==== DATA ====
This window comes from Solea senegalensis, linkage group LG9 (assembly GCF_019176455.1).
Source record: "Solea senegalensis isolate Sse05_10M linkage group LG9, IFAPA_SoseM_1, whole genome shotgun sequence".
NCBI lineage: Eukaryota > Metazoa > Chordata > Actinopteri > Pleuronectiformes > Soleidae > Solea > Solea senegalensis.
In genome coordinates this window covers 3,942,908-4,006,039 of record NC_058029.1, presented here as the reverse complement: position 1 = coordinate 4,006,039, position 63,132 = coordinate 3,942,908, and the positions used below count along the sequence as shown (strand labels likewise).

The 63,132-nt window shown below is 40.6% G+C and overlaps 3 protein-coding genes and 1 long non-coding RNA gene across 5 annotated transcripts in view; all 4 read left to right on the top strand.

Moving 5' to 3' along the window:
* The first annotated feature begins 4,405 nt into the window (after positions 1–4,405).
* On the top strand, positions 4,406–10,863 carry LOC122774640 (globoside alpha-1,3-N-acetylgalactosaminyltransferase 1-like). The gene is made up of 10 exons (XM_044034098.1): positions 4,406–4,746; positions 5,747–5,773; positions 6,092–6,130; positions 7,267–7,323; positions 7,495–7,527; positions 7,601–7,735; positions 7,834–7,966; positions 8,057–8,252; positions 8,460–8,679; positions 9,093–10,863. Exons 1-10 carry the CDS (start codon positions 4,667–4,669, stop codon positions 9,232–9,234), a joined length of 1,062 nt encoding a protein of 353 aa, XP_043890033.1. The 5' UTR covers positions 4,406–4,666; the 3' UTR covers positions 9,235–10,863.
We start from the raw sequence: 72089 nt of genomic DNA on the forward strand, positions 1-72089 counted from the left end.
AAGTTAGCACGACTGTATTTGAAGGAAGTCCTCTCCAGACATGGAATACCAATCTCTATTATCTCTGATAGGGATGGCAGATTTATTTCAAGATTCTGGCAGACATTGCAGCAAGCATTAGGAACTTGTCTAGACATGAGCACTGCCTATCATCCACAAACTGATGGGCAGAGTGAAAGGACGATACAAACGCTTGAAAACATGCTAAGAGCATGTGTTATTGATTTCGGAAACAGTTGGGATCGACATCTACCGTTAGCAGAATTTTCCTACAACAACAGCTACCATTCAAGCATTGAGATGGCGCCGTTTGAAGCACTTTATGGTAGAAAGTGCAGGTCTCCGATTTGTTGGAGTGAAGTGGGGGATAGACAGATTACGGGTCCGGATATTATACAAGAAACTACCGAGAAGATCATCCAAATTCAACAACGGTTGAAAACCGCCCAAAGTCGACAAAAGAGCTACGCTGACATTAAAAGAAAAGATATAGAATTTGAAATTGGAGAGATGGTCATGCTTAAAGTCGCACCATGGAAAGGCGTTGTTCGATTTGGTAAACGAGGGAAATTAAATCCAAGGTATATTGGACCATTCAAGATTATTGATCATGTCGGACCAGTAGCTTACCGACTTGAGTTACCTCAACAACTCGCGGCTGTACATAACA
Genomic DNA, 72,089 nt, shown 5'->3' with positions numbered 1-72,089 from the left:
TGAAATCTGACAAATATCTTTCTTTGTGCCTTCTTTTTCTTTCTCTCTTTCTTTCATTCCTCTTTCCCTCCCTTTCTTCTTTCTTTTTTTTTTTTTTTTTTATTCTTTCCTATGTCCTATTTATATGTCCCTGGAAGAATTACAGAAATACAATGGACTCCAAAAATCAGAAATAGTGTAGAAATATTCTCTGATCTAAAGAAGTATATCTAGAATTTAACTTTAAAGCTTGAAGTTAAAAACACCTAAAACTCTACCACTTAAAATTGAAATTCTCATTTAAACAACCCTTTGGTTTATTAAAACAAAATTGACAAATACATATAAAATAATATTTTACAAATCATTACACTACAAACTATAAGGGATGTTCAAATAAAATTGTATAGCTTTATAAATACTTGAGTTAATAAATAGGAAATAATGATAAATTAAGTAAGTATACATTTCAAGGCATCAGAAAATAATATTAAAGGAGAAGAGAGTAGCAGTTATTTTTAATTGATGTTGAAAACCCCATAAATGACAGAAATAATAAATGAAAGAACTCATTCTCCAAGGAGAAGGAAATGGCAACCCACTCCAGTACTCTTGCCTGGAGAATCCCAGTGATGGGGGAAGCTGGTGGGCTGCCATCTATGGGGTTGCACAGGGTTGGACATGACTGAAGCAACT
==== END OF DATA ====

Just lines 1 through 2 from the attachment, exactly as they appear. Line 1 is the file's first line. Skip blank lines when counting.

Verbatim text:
This window comes from Solea senegalensis, linkage group LG9 (assembly GCF_019176455.1).
Source record: "Solea senegalensis isolate Sse05_10M linkage group LG9, IFAPA_SoseM_1, whole genome shotgun sequence".